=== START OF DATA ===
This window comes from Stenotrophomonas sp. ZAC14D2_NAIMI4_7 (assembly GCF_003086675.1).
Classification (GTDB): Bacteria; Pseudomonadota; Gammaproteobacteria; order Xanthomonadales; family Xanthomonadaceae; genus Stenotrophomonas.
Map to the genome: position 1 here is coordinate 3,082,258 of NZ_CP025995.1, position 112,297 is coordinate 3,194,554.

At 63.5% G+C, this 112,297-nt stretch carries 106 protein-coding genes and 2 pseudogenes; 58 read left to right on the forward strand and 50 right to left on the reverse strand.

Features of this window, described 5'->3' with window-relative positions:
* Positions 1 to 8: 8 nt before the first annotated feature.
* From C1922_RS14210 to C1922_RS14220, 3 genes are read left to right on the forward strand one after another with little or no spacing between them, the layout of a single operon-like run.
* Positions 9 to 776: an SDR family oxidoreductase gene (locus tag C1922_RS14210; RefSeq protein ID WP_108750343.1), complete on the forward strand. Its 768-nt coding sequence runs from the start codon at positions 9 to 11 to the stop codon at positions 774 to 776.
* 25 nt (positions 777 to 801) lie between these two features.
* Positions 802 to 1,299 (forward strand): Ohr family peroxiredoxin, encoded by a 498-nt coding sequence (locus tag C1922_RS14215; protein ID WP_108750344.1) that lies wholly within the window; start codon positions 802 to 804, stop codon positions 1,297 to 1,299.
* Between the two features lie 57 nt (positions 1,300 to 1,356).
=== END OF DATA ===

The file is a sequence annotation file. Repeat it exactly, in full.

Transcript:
This window comes from Stenotrophomonas sp. ZAC14D2_NAIMI4_7 (assembly GCF_003086675.1).
Classification (GTDB): Bacteria; Pseudomonadota; Gammaproteobacteria; order Xanthomonadales; family Xanthomonadaceae; genus Stenotrophomonas.
Map to the genome: position 1 here is coordinate 3,082,258 of NZ_CP025995.1, position 112,297 is coordinate 3,194,554.

At 63.5% G+C, this 112,297-nt stretch carries 106 protein-coding genes and 2 pseudogenes; 58 read left to right on the forward strand and 50 right to left on the reverse strand.

Features of this window, described 5'->3' with window-relative positions:
* Positions 1 to 8: 8 nt before the first annotated feature.
* From C1922_RS14210 to C1922_RS14220, 3 genes are read left to right on the forward strand one after another with little or no spacing between them, the layout of a single operon-like run.
* Positions 9 to 776: an SDR family oxidoreductase gene (locus tag C1922_RS14210; RefSeq protein ID WP_108750343.1), complete on the forward strand. Its 768-nt coding sequence runs from the start codon at positions 9 to 11 to the stop codon at positions 774 to 776.
* 25 nt (positions 777 to 801) lie between these two features.
* Positions 802 to 1,299 (forward strand): Ohr family peroxiredoxin, encoded by a 498-nt coding sequence (locus tag C1922_RS14215; protein ID WP_108750344.1) that lies wholly within the window; start codon positions 802 to 804, stop codon positions 1,297 to 1,299.
* Between the two features lie 57 nt (positions 1,300 to 1,356).